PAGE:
Mom drives Michael Carter-Williams

Sixers rookie Michael Carter-Williams, center, has a very close relationship with his mother Mandy Carter-Zegarowski, right, and stepfather Zach Zegarowski, left. Courtesy of CBS

Philadelphia rookie Michael Carter-Williams has been a favorite to win the NBA Rookie of the Year award ever since the beginning of the season, when he led the 76ers' rag-tag squad to a 3-0 start with wins over the Miami Heat, Washington Wizards and Chicago Bulls. The winning has stopped -- the Sixers have now lost 18 straight games -- but the buzz about "MCW" hasn't let up.

Mandy Carter-Zegarowski, who is both MCW's mother and manager, admits she's been surprised by her son's incredible start.

"During the summer league, preseason, even after that great start over Miami, I never expected or imagined that he was going to have such a successful year," said the 42-year-old mother of four. "It's been a positive light in a tough season for the entire team with all the losses."

Over the summer, Carter-Zegarowski traveled with her son to Orlando for his first NBA summer league. Their journey is one of six stories documented in "Summer Dreams," a two-hour special set to debut on CBS this Saturday night.

Viewers will see Carter-Zegarowski correcting her son's shooting form, ragging the refs about missed calls and getting advice from other NBA moms. They'll also see the tender bond between the young star and his mother, who Carter-Williams says sacrificed her own dreams to provide for him.

"A lot of people are going to know about my mom a lot more," Carter-Williams told the AP of the documentary, admitting he might get teased a bit by teammates for their unique relationship. "But people are going to see me as someone different, too."

The shy, soft-spoken star was born to Earl Williams and Carter-Zegarowski in 1991, when they were both playing college basketball at Salem State. Carter-Zegarowski briefly raised MCW as a single mother before meeting her husband Zach Zegarowski, then a basketball player at the University of Massachusetts Lowell.

Carter-Zegarowski recently ended a successful 10-year tenure as head coach of the Ipswich (Mass.) High School girls basketball team to focus her efforts on being MCW's manager, and Zegarowski was an assistant coach at powerhouse Charlestown (Mass.) High School for a decade before also turning his focus to Carter-Williams' career.

"I think early on when the show was being taped we weren't quite sure how things would evolve in terms of how in-depth my role would be," said Carter-Zegarowski, who admitted in the documentary that she and her son had to sit down and decide whether she would be just a mom who pats him on the back and says "Good job," or a manager/coach who can tell him when his shot looks off and why.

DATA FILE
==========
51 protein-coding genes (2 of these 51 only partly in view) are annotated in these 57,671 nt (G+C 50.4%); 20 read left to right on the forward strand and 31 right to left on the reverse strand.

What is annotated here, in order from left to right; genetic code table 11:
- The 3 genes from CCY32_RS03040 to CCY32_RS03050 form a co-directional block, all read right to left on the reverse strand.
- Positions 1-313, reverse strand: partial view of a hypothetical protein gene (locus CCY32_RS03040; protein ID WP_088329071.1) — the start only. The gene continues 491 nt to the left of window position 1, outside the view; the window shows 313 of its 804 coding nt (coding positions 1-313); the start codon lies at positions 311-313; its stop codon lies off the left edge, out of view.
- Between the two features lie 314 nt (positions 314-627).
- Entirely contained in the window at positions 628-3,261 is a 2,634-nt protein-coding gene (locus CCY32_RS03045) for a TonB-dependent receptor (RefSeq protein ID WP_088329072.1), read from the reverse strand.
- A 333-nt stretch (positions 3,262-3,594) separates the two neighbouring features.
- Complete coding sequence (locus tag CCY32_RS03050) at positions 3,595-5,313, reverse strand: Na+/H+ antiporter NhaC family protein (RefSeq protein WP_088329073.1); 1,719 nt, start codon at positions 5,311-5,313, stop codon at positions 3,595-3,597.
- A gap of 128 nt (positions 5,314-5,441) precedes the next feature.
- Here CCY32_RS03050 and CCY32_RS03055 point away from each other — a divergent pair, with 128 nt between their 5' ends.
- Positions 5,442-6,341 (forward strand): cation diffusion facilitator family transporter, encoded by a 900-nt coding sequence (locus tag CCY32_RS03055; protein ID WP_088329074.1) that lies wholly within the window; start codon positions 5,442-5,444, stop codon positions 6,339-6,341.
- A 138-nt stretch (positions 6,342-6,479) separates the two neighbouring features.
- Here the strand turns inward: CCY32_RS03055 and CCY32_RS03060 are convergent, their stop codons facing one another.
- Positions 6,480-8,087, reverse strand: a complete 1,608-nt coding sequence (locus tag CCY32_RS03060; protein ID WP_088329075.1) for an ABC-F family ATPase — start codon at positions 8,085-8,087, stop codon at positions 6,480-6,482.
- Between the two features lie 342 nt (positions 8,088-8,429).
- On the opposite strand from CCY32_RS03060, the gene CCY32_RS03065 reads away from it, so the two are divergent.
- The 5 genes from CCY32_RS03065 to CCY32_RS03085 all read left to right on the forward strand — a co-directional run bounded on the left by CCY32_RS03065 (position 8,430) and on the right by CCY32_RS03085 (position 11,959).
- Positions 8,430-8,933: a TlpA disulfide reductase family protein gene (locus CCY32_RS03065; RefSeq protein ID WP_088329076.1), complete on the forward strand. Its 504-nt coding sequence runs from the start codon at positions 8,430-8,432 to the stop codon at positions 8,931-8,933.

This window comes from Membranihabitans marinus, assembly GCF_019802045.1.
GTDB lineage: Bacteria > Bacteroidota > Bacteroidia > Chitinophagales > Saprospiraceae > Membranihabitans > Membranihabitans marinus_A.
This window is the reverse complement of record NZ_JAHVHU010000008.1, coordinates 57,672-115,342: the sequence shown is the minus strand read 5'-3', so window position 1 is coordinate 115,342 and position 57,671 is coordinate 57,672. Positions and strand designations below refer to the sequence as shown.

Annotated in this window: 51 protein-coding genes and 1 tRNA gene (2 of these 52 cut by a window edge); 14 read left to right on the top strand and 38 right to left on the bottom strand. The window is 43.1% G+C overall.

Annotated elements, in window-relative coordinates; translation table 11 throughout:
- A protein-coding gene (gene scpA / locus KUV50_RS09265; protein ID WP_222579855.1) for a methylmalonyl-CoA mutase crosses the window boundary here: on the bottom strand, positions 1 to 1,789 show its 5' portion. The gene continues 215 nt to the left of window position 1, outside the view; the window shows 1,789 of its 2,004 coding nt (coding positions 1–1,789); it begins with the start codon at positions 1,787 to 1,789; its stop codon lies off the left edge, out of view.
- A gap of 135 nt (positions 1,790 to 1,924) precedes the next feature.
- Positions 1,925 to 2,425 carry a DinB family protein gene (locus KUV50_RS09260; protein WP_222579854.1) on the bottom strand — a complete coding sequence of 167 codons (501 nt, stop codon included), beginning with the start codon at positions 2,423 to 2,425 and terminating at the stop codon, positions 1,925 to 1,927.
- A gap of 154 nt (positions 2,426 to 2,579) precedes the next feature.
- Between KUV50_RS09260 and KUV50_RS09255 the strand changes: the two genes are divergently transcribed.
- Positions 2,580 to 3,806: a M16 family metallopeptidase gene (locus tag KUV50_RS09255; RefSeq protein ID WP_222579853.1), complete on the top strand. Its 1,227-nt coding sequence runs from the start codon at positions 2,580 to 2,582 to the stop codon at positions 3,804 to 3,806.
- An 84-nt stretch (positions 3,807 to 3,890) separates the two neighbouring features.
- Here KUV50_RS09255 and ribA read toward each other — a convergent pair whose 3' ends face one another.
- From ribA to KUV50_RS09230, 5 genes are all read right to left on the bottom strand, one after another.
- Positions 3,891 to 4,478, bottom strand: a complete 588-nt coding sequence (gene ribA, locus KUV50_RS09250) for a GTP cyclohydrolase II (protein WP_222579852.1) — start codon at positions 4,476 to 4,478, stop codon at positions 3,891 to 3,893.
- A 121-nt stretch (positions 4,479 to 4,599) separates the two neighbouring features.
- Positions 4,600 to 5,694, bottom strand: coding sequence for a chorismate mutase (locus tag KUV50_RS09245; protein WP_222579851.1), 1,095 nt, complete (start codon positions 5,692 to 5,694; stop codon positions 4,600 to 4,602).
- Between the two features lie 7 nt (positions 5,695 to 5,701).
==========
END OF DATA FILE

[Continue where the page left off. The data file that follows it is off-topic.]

"We've figured out our roles now," she said. "I'm doing more of the everyday managing stuff, my husband Zach lives with Michael and still works with him a lot on the basketball stuff. He's still very open to feedback on games and practices and all that."

Carter-Williams has clearly been taking any and all advice to heart -- he's defied expectations in his first professional season, leading all rookies in average points (16.8), rebounds (5.6), assists (6.3), steals (2.0) and minutes (34.4). He also has 12 double-doubles on the year, twice as many as the next guy.

"There's so much that's contributed to Michael's success," said Carter-Zegarowski. "Like having a great coach that's allowed him to make mistakes and improve his game."

Through it all, the saving grace for Sixers fans has been Carter-Williams; but carrying the load for a 15-49 team has been difficult despite the 22-year-old rookie's individual success. This season, general manager Sam Hinkie has presented the league with its most transparent tank job ever. Philly's current roster is so raw that earlier this month first-year head coach Brett Brown admitted he fears they might not win another game.

"I think [the losing] is still tough for him," said Carter-Zegarowski. "He's had the good fortune of being a part of a lot of winning teams. We have a lot of conversations about it being a business and we remind him often that there's a goal. The Sixers have a goal, they're just not set up to win right now."

Carter-Zegarowski has a goal in mind for Carter-Williams' financials, as well. Earlier this season, the rookie star's mother made headlines when she announced that Carter-Williams can't touch any of the $4.5 million he's guaranteed over the next two years. He lives on his endorsement deals while his Sixers salary is being deposited into a trust that he won't be able to access for three years.

"He's making some very good choices right now," said Carter-Zegarowski of her son.

If his success on the court continues, his next big choice may be what suit to wear when he accepts his NBA Rookie of the Year award. And you can bet his mom will be there by his side if he does.

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